# LLVMLoopInfo

See LLVM's docs for info on loop info. Julia allows specifying loop info, but doesn't have a convenient API for doing so. This package aims to provide one.

```
using LLVMLoopInfo, LoopVectorization, BenchmarkTools
x = rand(31);
y = rand(31);
function fmdot(x,y) # set the baseline
s = zero(Base.promote_eltype(x,y))
for i = eachindex(x,y)
@inbounds @fastmath s += x[i]*y[i]
end
s
end
function simddot(x,y) # set the baseline
s = zero(Base.promote_eltype(x,y))
@inbounds @simd for i = eachindex(x,y)
s += x[i]*y[i]
end
s
end
function lvdot(x,y) # set the baseline
s = zero(Base.promote_eltype(x,y))
@turbo for i = eachindex(x,y)
s += x[i]*y[i]
end
s
end
function vpdot(x,y)
s = zero(Base.promote_eltype(x,y))
# generate single loop body and mask it
@loopinfo predicate for i = eachindex(x,y)
@inbounds @fastmath s += x[i]*y[i]
end
s
end
function v8dot(x,y)
s = zero(Base.promote_eltype(x,y))
# use a 8 elements/SIMD vector
@loopinfo vectorwidth=8 for i = eachindex(x,y)
@inbounds @fastmath s += x[i]*y[i]
end
s
end
function v8preddot(x,y) # can add multiple loop info
s = zero(Base.promote_eltype(x,y))
# generate single loop body and mask it
@loopinfo vectorwidth=8 predicate for i = eachindex(x,y)
@inbounds @fastmath s += x[i]*y[i]
end
s
end
function u1dot(x,y)
s = zero(Base.promote_eltype(x,y))
# unroll count = 1
@loopinfo unrollcount=1 for i = eachindex(x,y)
@fastmath @inbounds s += x[i]*y[i]
end
s
end
function udot(x,y)
s = zero(Base.promote_eltype(x,y))
# unroll
@loopinfo unroll for i = eachindex(x,y)
@fastmath @inbounds s += x[i]*y[i]
end
s
end
function noudot(x,y)
s = zero(Base.promote_eltype(x,y))
# don't unroll
@loopinfo unroll=false for i = eachindex(x,y)
@fastmath @inbounds s += x[i]*y[i]
end
s
end
@btime fmdot($x,$y)
@btime simddot($x,$y)
@btime lvdot($x,$y)
@btime vpdot($x,$y)
@btime v8dot($x,$y)
@btime v8preddot($x,$y)
@btime u1dot($x,$y)
@btime udot($x,$y)
@btime noudot($x,$y)
```

Sample result:

```
julia> @btime fmdot($x,$y)
14.898 ns (0 allocations: 0 bytes)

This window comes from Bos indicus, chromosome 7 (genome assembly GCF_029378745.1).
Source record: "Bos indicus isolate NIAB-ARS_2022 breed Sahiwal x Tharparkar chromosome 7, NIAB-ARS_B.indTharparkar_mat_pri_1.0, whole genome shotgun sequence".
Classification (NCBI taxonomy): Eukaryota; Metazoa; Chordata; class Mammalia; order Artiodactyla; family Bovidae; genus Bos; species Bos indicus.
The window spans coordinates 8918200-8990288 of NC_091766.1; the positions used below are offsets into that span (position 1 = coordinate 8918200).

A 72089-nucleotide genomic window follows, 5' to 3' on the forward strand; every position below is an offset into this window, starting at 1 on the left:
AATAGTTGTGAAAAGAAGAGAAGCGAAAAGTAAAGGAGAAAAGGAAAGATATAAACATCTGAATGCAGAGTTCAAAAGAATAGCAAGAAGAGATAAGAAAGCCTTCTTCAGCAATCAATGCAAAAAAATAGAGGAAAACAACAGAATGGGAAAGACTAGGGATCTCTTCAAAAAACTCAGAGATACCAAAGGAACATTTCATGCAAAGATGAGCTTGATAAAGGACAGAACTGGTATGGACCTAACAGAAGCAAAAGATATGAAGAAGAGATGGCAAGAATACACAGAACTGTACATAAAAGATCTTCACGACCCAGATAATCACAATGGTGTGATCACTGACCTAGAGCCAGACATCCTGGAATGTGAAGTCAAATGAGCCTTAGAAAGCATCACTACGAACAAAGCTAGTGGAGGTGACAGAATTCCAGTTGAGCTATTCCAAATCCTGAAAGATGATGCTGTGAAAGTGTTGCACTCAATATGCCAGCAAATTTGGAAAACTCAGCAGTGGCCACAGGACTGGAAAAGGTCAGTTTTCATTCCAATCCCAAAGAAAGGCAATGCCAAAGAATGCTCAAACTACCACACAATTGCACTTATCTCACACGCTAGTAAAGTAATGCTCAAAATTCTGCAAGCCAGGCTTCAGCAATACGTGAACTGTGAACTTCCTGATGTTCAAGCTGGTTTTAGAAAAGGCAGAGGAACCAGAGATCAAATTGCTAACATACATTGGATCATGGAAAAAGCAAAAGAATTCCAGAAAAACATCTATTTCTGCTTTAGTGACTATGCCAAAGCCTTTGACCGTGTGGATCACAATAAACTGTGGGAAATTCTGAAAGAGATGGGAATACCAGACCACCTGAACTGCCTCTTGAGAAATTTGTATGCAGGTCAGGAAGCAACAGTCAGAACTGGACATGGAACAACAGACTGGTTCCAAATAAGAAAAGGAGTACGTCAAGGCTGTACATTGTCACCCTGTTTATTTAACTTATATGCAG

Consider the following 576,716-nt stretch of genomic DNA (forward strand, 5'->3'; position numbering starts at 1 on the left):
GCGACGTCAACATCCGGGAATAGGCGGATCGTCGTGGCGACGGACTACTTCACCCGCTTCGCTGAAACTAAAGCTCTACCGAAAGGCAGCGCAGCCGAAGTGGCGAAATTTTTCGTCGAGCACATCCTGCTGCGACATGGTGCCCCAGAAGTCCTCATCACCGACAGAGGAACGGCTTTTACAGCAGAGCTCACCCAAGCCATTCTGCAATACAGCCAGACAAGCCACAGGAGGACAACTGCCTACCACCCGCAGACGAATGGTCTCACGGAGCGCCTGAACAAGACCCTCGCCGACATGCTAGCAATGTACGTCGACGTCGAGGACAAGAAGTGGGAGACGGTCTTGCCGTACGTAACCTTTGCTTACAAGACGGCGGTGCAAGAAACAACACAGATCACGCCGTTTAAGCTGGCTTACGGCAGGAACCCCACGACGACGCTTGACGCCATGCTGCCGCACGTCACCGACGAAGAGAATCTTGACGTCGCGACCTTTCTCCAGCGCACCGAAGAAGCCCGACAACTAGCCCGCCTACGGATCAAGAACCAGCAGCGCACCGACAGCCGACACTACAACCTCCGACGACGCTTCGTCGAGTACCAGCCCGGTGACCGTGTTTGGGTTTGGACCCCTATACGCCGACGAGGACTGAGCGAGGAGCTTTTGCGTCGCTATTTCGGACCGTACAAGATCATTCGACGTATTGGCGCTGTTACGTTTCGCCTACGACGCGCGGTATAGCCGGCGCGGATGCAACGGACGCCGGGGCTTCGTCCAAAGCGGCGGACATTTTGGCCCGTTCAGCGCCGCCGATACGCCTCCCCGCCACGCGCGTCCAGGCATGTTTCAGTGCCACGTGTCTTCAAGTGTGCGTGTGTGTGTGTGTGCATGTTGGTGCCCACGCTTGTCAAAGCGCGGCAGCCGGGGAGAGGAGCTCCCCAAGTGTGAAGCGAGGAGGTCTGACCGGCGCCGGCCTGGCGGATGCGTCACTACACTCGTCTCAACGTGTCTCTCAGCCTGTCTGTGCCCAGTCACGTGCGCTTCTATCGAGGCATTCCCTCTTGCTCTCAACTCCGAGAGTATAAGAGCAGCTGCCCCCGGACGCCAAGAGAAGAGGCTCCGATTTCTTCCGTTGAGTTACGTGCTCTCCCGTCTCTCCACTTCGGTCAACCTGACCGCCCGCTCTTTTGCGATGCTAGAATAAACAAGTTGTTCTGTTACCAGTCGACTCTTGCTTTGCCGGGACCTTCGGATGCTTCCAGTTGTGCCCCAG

7.074580745671837
julia> @btime simddot($x,$y)
15.143 ns (0 allocations: 0 bytes)
7.074580745671837
julia> @btime lvdot($x,$y)
7.471 ns (0 allocations: 0 bytes)
7.074580745671838
julia> @btime vpdot($x,$y)
9.268 ns (0 allocations: 0 bytes)
7.074580745671838
julia> @btime v8dot($x,$y)
20.499 ns (0 allocations: 0 bytes)
7.074580745671838
julia> @btime v8preddot($x,$y)
7.488 ns (0 allocations: 0 bytes)
7.074580745671838
julia> @btime u1dot($x,$y)
8.240 ns (0 allocations: 0 bytes)
7.074580745671837
julia> @btime udot($x,$y)
11.746 ns (0 allocations: 0 bytes)
7.074580745671838
julia> @btime noudot($x,$y)
8.239 ns (0 allocations: 0 bytes)
7.074580745671837
julia> versioninfo()
Julia Version 1.10.0-DEV.1119
Commit 960870e3c6 (2023-04-26 07:43 UTC)
Platform Info:
OS: Linux (x86_64-generic-linux)
CPU: 28 × Intel(R) Core(TM) i9-9940X CPU @ 3.30GHz
WORD_SIZE: 64
LIBM: libopenlibm
LLVM: libLLVM-14.0.6 (ORCJIT, skylake-avx512)
Threads: 28 on 28 virtual cores
```

Options include `:vectorize`

, `:predicate`

(implies `:vectorize`

), and more.
See

`@less LLVMLoopInfo.map_symbol(:unroll, 1)`

to see all the automatically expanded options. Note you can manually specify

` @loopinfo var"llvm.loop.unroll.count"=4 for ...`

if an option isn't available. If something you're looking for is missing, please file a PR.

Explanation on the above example: The CPU I'm benchmarking on has AVX512. By default, LLVM will create two loops:

- An unrolled and vectorized loop. It'll unroll by 4x, and use 256 bit vectors (even though the CPU has AVX512). A 256 bit vector can hold 4x
`Float64`

. - A scalar epilogue loop.

I'm evaluating the dot product on vectors of length 31. Thus, it'll be evaluated with 1 iteration of the first loop (covering 4*4=16 iterations), and then 15 iterations of the scalar loop.
This is what happens with the `fmdot`

and `simddot`

loops.

Enabling predicates will instead create a single not-unrolled vector loop, that masks excess iterations. `vpdot`

will thus evaluate this loop 8 times, using masked operations in case it overshoots (which it does on the last iteration). This is much faster, as we don't have the long scalar epilogue.

Setting the vector width to 8 means that each iteration of the unrolled and vectorized loop will cover 4*8 = 32 iterations. However, our loop is only 31 iterations total. In other words, setting a vector width of 8 means we end up doing 0 vector iterations and 31 scalar epilogue iterations. This is thus slow.

Enabling vector width of 8 and predication means we instead do 4 masked vector iterations. This is fast, and ties with `LoopVectorization.jl`

's `@turbo`

, which also uses predication and masking (but `@turbo`

also unrolls, and will thus be faster when we have higher trip counts).

`unrollcount=1`

means we unroll only once, as does `unroll=false`

. With a vector width of `4`

, these mean we have 7 unmasked vector iterations, followed by 3 scalar iterations.

Setting `unroll=true`

generates some nasty looking assembly full of shuffles. Performance is better than I'd have thought, perhaps because it does vectorize the epilogue.